Sycamore is known for its whiskey selection, its impossibly-packed Saturday nights, and its music — but what you may not be aware of is the quiet storytelling series that goes on in its basement every third Wednesday of the month. Kelley Brannon, Assistant Designer in College Textbooks at Norton and creative writing graduate student at Goddard College, is the driving force behind the event. After a fantastic show on March 20, we spoke with Kelley about the past and future of Sycamore Stories.
Tell us about yourself, and how you got interested in writing/storytelling/poetry readings.
I have a background in visual art and theater, but I’ve always written in addition: journal entries as a kid and poems as a teenager and adult. When I moved to Brooklyn three years ago I started writing one act plays, and I’m currently working on a memoir and an unrelated feature screenplay. I grew up in rural New Hampshire where the artistic communities I craved didn’t exist. After finishing high school I made my way to San Francisco and got my feet wet in the open mic scene there. Later, I enrolled at Massachusetts College of Art in Boston and moved to Brooklyn after earning a BFA.
I began working at The Bodega Wine Bar in Bushwick six months later. Ben and Gina, the bar owners, were really into The Moth at the time and wanted to start a storytelling series in their bar. They asked me if I was interested in getting it going and I jumped at the opportunity — I love putting things together; whether it be a show or an artwork. I’m probably one of 10 people in the world who actually enjoys putting together an application or proposal. I also embrace opportunities that bring creative people together, and of course, I love listening to live stories and writing. I know it’s good when I forget who is performing next… though it could also be the alcohol.
Robin Grearson reading at the debut show
What is Sycamore Stories? When did it start, and who has been featured?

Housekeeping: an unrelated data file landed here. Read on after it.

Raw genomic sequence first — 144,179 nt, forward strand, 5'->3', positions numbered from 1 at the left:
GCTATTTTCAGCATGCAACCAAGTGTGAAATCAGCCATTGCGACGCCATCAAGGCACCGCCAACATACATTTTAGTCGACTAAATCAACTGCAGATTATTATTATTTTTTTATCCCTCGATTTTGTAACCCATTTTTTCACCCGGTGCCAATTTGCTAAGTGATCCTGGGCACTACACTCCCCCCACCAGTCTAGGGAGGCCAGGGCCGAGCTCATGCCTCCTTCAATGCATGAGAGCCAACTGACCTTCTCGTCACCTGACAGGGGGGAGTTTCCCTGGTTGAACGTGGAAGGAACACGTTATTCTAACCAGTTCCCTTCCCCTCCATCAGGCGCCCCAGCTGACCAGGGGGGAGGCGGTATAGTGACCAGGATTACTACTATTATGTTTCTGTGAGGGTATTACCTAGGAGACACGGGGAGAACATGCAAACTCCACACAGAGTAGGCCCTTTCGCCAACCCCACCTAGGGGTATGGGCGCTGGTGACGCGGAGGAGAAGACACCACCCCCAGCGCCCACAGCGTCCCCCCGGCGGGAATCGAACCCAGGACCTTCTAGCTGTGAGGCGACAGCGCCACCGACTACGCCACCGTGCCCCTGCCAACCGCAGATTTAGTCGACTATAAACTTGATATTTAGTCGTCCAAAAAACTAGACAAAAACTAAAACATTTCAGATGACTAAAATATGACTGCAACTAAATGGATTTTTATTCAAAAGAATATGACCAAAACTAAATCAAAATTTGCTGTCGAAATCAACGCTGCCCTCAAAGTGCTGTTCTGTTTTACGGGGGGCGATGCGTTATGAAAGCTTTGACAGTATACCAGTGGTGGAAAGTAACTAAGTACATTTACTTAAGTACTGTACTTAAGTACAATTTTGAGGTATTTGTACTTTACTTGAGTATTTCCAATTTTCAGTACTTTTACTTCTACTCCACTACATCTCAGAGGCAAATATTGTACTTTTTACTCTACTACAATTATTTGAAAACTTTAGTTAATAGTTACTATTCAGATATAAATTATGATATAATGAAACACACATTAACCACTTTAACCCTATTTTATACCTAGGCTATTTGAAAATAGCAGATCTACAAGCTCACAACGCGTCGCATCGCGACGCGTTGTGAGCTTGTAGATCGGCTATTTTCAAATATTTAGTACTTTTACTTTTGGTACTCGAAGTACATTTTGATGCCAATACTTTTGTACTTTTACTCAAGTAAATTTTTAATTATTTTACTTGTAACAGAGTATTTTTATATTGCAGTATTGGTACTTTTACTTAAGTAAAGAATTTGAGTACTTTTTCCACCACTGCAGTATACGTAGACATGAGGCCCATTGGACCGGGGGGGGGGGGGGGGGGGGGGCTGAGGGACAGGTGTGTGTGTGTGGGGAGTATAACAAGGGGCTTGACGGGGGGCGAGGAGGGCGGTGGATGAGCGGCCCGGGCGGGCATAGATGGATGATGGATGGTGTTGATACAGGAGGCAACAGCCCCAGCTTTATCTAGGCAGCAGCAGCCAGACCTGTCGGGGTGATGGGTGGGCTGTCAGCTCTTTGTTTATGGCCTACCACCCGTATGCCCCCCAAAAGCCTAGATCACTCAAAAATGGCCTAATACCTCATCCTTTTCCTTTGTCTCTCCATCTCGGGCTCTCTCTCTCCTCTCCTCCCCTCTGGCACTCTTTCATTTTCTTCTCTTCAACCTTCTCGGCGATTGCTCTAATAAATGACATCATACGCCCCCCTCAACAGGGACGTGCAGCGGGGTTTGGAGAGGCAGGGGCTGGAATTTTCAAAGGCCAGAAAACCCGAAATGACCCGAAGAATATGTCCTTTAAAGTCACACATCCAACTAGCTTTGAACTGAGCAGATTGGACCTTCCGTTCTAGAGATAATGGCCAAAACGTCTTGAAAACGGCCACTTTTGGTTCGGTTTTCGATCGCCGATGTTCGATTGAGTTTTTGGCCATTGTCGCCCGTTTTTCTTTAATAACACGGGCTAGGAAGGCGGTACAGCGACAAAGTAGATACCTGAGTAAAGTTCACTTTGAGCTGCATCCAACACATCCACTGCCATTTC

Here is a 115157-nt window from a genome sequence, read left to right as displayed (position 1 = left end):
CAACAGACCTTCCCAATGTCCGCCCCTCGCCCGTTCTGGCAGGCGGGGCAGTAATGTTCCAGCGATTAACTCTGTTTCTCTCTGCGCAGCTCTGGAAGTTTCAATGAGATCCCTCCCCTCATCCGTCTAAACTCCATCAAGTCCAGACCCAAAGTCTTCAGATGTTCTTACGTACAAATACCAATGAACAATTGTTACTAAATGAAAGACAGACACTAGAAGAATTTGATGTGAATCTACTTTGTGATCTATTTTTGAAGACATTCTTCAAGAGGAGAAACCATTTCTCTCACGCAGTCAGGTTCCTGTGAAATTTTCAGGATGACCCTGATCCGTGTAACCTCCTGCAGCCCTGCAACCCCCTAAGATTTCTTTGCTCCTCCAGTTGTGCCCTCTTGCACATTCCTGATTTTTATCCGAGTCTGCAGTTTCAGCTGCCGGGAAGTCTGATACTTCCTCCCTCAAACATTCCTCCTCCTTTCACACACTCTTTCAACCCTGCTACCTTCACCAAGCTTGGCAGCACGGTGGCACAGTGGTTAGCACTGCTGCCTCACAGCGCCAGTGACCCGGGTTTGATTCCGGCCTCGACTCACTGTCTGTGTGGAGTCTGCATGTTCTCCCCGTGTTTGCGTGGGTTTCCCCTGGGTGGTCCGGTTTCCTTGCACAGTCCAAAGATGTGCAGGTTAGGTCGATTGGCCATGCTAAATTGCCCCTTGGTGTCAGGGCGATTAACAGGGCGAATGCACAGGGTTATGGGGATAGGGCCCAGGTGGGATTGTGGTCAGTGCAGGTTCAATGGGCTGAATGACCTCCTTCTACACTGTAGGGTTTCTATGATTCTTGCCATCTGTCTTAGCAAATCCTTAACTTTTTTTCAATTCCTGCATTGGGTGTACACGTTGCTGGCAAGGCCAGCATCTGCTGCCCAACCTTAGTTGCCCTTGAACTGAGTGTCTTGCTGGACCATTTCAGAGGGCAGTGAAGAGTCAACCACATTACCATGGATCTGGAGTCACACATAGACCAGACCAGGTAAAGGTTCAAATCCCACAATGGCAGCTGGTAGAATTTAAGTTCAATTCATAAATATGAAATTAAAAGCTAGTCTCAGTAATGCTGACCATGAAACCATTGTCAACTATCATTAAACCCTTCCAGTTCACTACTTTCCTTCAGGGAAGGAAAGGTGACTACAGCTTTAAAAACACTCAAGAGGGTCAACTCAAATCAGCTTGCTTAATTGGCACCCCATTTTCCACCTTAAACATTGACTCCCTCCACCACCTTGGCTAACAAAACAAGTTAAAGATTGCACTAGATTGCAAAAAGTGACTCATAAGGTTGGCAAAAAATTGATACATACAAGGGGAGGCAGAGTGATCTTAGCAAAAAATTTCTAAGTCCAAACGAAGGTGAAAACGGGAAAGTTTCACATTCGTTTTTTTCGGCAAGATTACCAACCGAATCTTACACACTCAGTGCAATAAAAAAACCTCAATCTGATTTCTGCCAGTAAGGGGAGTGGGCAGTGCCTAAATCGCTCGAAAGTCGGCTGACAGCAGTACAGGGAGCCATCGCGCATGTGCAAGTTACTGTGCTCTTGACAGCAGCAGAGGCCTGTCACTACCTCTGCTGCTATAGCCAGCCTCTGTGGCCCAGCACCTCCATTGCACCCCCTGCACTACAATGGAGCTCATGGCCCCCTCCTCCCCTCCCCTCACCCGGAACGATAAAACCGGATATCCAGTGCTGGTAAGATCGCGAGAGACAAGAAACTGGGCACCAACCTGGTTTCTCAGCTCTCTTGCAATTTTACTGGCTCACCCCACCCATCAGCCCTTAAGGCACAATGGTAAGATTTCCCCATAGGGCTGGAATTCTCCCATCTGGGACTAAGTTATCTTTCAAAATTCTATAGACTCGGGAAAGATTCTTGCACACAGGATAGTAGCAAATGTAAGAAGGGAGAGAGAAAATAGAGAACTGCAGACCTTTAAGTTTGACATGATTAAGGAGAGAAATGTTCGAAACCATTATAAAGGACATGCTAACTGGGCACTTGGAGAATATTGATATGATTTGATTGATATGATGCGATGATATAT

Sycamore Stories: The Humpday Monthly/Night of Literary Madness is a monthly storytelling series including non-fiction, fiction, and poetry. It takes place in what I’ve dubbed The Sycamore Cave every third Wednesday of the month at 8pm.
In June 2012 I took a summer video gig in Buffalo and left The Bodega Monthly in the talented hands of writer/current host Robert Semple. I returned to NYC in late September and it was clear the show was going well and Robert was having a blast. However, this didn’t change the fact that I started to miss the madness and indulgence of organizing and hosting, so I decided to start another show. I pitched the show to John, who books Sycamore’s shows, and over a beer Sycamore Stories: The Humpday Monthly was born. It was by sheer luck Wednesday became the night and I was able to include a sexual reference in the title. January 16, 2013 was the debut show and thanks to the talented writers who’ve been reading each month, we’re going strong.
Sycamore Stories has been featuring up-and-coming non-fiction, short fiction, and poetry writers. Moth-style non-fiction has been dominating as of late; bringing heartfelt, insightful, and often hilarious life experiences to the show. A few performers have incorporated music and sound effects into their sets and comedy musician Jessica Delfino helped kick off the debut show. Even though this isn’t the red scare it’s dangerous for me to name names because in just the last three months there have been well over forty performers/readers and I don’t like singling people out–it’s not that kind of show and I’m not that kind of host. Delfino gets a shout out because I think she usually only plays paying gigs and this wasn’t one of them.